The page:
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DM DAYS NEW YORK 2007 KEYNOTE: MASTERING THE USE OF NEW SOCIAL MEDIA CAN EQUAL DIRECT MARKETING RESULTS
Or How YouTube Can Get Direct Marketers High ROI
New York, May 3, 2007 — The method is as old as the town crier: word-of-mouth sells products. But today's town crier is morphing so quickly – into YouTube, MySpace, and text messaging, to name a few forms of social media – that a savvy marketer waiting to see solid conversion results may pass up a great opportunity.
That's why the Direct Marketing Association (DMA) has assembled a keynote panel titled "Next-Gen Interactive: How Marketers Are Optimizing the Power of Social Media to Connect and Deliver Results" to help kick off its 2007 DM Days New York Conference & Expo, which will be held at the Jacob K. Javits Convention Center in New York City, June 19 – 21.
The keynote panel will follow DMA President & CEO John A. Greco, Jr.'s opening remarks on Tuesday morning, June 19. The panelists, who deal with changing technology day-in and day-out, will tell DM Days conferees what works and what's not worth the hype. So before taking that next advertising campaign to the street, this keynote panel will tell direct marketers which street is worth walking and why.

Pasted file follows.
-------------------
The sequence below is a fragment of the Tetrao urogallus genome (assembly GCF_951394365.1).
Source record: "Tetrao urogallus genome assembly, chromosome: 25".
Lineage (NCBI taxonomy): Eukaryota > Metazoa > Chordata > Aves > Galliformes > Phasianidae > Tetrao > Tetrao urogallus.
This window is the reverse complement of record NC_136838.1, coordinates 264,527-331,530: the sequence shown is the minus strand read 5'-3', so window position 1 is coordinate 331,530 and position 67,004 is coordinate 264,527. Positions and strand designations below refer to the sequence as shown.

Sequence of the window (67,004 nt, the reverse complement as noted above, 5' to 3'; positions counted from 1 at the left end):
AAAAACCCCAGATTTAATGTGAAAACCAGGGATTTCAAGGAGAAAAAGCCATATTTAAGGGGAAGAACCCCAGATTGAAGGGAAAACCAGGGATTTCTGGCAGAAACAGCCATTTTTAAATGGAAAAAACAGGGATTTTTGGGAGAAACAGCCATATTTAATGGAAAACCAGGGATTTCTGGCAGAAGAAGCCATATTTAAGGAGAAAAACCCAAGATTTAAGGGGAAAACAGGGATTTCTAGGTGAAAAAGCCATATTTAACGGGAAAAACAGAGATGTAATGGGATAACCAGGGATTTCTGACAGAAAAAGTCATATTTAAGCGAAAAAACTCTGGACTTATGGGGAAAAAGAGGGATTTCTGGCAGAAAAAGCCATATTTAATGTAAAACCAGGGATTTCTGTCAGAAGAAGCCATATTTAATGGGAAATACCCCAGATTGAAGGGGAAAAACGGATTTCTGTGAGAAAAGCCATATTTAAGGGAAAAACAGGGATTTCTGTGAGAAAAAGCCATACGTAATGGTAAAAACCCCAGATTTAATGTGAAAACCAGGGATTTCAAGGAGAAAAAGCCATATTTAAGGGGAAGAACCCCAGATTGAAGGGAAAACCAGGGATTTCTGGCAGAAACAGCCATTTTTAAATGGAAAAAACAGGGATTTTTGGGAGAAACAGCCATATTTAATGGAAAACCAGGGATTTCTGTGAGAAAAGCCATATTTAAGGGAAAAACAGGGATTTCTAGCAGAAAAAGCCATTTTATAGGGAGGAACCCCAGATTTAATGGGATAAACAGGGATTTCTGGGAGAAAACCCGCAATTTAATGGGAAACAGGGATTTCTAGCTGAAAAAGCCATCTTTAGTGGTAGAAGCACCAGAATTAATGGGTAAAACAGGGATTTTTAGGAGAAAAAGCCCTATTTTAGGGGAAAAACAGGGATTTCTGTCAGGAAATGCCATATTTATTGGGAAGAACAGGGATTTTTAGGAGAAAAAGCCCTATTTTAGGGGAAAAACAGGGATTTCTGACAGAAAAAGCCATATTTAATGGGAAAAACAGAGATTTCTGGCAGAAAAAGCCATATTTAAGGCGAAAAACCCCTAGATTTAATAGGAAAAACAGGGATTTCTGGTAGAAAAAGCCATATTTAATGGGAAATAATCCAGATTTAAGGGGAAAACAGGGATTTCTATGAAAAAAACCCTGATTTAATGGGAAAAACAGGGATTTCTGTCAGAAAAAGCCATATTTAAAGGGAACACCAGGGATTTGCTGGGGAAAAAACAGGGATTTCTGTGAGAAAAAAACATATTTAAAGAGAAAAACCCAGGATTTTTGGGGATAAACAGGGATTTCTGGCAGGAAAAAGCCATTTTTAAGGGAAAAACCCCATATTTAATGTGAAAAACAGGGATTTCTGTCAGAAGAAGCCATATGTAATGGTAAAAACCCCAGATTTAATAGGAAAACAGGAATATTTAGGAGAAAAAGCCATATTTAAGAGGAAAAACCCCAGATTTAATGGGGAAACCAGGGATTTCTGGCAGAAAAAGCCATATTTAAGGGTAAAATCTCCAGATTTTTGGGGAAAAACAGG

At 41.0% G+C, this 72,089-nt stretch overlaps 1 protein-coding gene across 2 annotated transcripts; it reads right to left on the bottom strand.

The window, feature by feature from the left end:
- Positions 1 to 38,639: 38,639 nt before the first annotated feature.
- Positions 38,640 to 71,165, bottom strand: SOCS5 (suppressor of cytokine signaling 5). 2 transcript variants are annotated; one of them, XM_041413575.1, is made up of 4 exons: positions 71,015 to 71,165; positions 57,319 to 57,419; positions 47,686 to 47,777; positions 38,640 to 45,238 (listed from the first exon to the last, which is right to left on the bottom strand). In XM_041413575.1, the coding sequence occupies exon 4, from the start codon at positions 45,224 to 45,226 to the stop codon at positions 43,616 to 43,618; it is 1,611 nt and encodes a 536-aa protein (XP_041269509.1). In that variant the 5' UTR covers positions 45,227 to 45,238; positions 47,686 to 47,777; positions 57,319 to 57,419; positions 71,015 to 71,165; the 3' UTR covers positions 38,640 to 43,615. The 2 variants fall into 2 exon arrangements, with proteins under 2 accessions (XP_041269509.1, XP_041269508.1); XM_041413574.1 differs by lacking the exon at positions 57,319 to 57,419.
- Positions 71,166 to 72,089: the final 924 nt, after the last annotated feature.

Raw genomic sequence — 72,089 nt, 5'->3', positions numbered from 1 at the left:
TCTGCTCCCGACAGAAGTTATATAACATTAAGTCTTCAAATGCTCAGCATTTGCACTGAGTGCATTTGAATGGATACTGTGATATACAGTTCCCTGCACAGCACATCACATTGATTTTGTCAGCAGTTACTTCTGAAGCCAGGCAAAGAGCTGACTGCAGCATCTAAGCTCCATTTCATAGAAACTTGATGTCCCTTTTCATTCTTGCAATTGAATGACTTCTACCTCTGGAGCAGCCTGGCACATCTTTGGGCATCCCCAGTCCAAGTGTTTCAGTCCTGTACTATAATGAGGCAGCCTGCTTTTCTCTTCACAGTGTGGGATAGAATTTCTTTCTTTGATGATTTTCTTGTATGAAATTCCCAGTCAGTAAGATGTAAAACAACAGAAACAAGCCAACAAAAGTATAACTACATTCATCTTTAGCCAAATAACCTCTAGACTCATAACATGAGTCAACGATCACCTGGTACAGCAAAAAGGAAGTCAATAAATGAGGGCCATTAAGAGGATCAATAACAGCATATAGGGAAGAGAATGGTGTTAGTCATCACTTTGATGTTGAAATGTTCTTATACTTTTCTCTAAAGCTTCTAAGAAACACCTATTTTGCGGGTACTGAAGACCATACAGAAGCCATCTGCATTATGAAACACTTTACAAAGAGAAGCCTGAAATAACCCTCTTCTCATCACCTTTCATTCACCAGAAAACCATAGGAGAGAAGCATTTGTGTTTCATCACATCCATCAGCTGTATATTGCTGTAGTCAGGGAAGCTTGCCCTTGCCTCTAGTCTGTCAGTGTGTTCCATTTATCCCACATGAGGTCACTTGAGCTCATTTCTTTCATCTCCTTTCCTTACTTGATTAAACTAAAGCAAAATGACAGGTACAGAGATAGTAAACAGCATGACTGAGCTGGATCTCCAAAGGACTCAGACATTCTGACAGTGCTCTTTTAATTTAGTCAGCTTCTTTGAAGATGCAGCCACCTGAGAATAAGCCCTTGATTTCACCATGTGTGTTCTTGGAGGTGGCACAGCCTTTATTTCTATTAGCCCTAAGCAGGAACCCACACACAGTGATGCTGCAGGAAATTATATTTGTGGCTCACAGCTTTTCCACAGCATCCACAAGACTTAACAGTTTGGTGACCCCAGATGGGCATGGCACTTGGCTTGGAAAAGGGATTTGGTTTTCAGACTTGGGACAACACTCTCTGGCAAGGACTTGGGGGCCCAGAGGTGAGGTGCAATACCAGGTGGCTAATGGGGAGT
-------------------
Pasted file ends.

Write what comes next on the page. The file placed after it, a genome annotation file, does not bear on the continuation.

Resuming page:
The keynote panel will be composed of moderator Aaron Kahlow, managing partner of BusinessOnLine, and panelists Kevin Heisler, a search/Web 2.0 analyst at Jupiter Research; Joseph Jaffe, president and “chief interrupter” of crayon, a “new marketing” company; Greg Kostello, CEO of vMix, the popular video Web site; Rebecca Lieb, editor-in-chief of The ClickZ Network; and Sandra Zoratti, director of worldwide marketing and strategy in the printing systems division of IBM Corporation;
Social Media…Today’s 'Town Square'
"Social media is spinning in the same orbit as the fast-moving global economy," said Paul McDonnough, DMA group show director. "Increasingly, it's where people go to congregate and converse. This is today's town square, and this is where potential customers are getting the information and advice they use to make their purchasing decisions."